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Buckle Up for a Bumpy Ride With Foreign Dividend Funds

Look out for greater volatility and additional tax issues.

Patricia Oey, ETF analyst, 08/09/2011

Investors know that dividends are a key component of long-term returns. Indeed, more than half of the real return provided by U.S. stocks in the past century came from dividends. In the international developed markets more companies pay dividends and their yields are higher than U.S. companies'. As a result, foreign large-blend exchange-traded funds and foreign dividend ETFs each have yield premiums of about 100 basis points relative to their U.S. counterparts. In addition, because dividends are more common across foreign equities, foreign dividend funds tend to be better diversified across sectors. However, while dividends tend to suggest safety, we highlight that there are some risks that are specific to international dividend funds that do not exist for domestic dividend funds.

Greater Short-Term Volatility
In the past 15 years, a dividend-focused strategy produced better risk-adjusted returns than a market cap-weighted strategy in the World, EAFE, Europe, and Pacific equity categories (see Table 1). In the United States, dividend-oriented strategies are not more volatile market-cap-weighted strategies. Outside the U.S., however, the risk-parity paradigm does not exist. Dividend-oriented strategies internationally are generally more volatile than their market cap-weighted counterparts, and that differential has widened in the past few years.

One reason for this is the fact that foreign companies are not as reluctant to cut dividends when compared with U.S. companies. And following the 2008 global financial crisis, many foreign companies did cut their dividends. In 2009, the U.S.-focused iShares Dow Jones Select Dividend Index DVY saw its dividend fall by 31%, while iShares Dow Jones International Select Dividend Index IDV saw its dividend fall by 62%.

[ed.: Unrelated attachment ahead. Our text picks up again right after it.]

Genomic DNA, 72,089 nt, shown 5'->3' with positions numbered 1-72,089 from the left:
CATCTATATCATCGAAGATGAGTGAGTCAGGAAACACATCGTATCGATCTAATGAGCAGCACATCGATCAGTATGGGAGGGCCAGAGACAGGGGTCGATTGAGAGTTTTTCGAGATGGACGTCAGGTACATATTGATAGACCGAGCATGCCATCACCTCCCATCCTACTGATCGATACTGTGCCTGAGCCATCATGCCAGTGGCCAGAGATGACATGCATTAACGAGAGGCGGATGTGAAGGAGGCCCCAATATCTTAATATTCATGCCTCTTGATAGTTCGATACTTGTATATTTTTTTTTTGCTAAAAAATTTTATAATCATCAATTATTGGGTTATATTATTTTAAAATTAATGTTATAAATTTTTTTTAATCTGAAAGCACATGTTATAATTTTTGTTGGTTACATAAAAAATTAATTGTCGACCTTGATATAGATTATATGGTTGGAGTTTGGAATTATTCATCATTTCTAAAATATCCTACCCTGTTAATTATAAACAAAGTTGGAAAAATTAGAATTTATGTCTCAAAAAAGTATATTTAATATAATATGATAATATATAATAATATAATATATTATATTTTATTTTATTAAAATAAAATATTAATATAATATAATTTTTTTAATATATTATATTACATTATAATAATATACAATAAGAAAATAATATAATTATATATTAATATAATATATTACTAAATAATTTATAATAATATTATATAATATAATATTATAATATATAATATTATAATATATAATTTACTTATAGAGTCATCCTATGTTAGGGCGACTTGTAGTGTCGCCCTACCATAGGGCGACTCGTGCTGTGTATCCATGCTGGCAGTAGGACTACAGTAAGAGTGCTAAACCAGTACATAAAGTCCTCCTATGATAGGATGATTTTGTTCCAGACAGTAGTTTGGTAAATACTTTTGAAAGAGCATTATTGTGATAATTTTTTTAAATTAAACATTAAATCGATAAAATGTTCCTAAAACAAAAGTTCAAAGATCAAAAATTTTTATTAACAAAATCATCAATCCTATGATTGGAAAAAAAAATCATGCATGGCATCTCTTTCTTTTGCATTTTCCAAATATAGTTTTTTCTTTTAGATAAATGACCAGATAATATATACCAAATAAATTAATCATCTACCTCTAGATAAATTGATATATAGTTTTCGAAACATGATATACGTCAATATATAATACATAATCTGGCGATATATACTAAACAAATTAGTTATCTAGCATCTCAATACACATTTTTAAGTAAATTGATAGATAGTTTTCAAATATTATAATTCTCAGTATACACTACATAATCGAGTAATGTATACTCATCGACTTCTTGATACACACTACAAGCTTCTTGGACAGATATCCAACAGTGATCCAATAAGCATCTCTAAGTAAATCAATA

Another issue to consider is that currency fluctuations have a greater impact on volatility in the short term than in the long term--exchange rates in the long term tend to be mean-reverting. As such, the gap in the three-year standard deviation between the S&P 500 and the international indexes was wide relative to the gap in the 15-year standard deviation. Currency volatility in the past three years was also further amplified by the financial crisis. Those who invest in foreign dividend funds for a steady income stream would not have gotten it in the past few years.


Mind the Tax Complications
Investors in international dividend funds also face additional tax issues, including withholding taxes on dividend income. On average, investors in a broad international fund (such as iShares MSCI EAFE Index EFA) and international dividend funds experienced annual withholding rates of around 9% in the past few years.

The U.S. government, in order to prevent double taxation, allows investors to claim this withholding amount as a tax credit. At the end of the year, fund companies provide investors with tax documents, which list the amount of foreign taxes paid per share. Investors can aggregate the amount of foreign taxes paid across their international funds, and claim it as a tax credit on Form 1040, up to $300 for single filers, and $600 for joint-filers. Those who have paid more than $300 in foreign taxes will have to complete the more cumbersome Form 1116 to claim a credit. The one upside of all this paperwork is that investors would actually realize a yield that is slightly greater than what is quoted by Morningstar (as well as other data providers), as international funds' dividend yields are calculated net of the foreign taxes withheld. But, practically speaking, investors lose out on the opportunity to efficiently reinvest the withheld dividends. We also note that claiming a tax credit only works for funds held in taxable accounts. Because Uncle Sam does not take his cut from funds held in tax-deferred accounts, investors cannot claim a credit on funds held in 401(k)s or IRAs.

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